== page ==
Global asset management’s top brass congregated in Berlin this week for the industry’s own version of Davos to debate and discuss the trajectory of this under-pressure sector.
Geopolitics – hard to ignore – was at the fore but a key question permeating the Fund Forum International event was how the industry can carve a future path that doesn’t cause industry implosion while improving the outcomes of savers and investors globally in an environment where the onus for long-term saving increasingly rests with individuals.
Greater transparency across the industry has seen a shift of power from manufacturer to distributor to intermediary… for some this power has bounced back from intermediary to the distributor (depending on the business model advisors operate under).
The situation is compounded for asset managers and also to some extent wealth managers because of the inevitable commoditisation within a mature market. More often these days it’s the role of marketing and strategy teams to maintain ‘life support’ by manufacturing differentiation between firms, at least for those with tepid legacy propositions.
Part of the narrative in a mature and busy market is therefore about relevance.
For the first time in years active bond and equities are both working as a strategy, and providing some respite for managers hoping to show anyone who will listen that they can add value. But for many firms this is only a momentary pause for breath along the conveyer belt of destiny to homogeneity.
Naturally, liquid large cap is the most futile place for managers to be seeking differentiation and arbitrage opportunities, although factor tilts or systematic investments within large cap still allow for some scope to outperform.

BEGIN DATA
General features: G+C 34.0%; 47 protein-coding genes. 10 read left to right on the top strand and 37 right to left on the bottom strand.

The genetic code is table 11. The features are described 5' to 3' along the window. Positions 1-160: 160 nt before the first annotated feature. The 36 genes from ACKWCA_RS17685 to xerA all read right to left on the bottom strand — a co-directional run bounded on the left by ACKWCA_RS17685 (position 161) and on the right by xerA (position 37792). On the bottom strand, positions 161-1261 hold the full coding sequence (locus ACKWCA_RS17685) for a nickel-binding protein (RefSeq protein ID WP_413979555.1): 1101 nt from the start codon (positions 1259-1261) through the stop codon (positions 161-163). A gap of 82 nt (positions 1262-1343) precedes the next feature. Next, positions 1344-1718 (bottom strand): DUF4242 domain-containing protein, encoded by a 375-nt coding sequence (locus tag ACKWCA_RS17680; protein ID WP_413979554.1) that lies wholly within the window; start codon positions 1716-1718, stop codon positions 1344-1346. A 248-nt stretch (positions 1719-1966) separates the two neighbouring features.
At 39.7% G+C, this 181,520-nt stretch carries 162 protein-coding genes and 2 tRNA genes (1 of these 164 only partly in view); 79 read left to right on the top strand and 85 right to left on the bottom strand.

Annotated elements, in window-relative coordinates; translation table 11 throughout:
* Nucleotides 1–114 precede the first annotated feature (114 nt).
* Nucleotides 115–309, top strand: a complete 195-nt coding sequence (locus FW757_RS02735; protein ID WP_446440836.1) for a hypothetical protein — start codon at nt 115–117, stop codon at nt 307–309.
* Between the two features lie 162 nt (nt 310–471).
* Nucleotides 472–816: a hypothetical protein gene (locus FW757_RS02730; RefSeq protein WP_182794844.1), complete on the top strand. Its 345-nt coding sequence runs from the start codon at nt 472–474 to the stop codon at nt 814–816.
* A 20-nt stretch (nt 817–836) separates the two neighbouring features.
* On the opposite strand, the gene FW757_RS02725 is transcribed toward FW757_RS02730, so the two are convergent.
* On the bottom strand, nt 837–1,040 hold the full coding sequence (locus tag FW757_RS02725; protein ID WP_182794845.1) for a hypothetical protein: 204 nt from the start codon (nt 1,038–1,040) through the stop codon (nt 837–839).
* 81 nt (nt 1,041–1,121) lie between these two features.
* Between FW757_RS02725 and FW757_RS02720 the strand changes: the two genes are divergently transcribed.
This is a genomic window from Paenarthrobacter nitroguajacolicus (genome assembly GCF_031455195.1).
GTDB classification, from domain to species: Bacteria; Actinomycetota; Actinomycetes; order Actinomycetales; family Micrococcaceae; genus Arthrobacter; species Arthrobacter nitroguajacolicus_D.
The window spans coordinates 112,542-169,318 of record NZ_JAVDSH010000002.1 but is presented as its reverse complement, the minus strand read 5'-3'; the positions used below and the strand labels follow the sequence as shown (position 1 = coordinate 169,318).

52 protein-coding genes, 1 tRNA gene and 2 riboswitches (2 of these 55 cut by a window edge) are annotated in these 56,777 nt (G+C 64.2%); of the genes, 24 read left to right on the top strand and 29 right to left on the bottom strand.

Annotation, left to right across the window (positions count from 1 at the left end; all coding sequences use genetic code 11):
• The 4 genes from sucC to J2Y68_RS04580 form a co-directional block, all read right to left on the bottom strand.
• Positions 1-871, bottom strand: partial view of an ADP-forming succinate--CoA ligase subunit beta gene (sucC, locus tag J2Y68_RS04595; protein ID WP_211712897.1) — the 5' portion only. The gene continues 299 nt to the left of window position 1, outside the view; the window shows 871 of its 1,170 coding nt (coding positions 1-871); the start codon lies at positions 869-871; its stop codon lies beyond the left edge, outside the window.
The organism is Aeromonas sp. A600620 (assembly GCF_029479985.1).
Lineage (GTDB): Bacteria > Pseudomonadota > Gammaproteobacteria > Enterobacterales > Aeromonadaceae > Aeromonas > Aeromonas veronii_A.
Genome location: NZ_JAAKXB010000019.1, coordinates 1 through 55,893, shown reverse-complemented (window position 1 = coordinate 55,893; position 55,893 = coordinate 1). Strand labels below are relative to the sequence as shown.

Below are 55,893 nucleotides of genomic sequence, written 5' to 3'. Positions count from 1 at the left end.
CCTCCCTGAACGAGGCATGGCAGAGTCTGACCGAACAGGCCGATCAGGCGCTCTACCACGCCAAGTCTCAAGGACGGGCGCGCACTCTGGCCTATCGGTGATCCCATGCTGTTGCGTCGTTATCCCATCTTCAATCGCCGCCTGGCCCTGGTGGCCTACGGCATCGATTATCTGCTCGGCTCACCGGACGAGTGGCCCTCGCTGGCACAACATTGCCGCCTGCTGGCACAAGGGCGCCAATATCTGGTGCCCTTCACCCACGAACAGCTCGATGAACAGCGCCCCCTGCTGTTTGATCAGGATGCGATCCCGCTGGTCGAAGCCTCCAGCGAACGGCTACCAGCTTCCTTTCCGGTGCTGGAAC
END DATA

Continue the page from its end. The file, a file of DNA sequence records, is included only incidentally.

Nonetheless, multi-asset and outcome investing seem to be where groups are seeking to differentiate and are hunting alpha in 2017. In essence, if a strategy can be easily indexed or replicated via a beta tool then it’s not really going to work long-term as an example or where active managers can remain relevant.
From the managers we spoke to in Berlin, competition is certainly keeping firms on their toes and perpetually focussed on investment innovation.
Tomorrow’s successes will be managers that identify their acute areas of expertise and dare we say it… their value-add, and have the ability to execute their strategic plan with surgical precision.
Embracing technology and working backwards from the customer to manufacturer is the consensus (albeit obvious) view of the route to pursue.
Blackrock CEO Larry Fink has already declared his desire for the world’s largest asset manager to become a tech company, reinforcing this embracing of technology.
So the question is: will technology help those managers seeking to demonstrate their skills or is technology only a friend to those looking for large indexation and beta economies of scale? Or can it also underpin managers digging into some of the nooks and crannies of investment opportunity and that require more nimble approaches and more subjective assessments?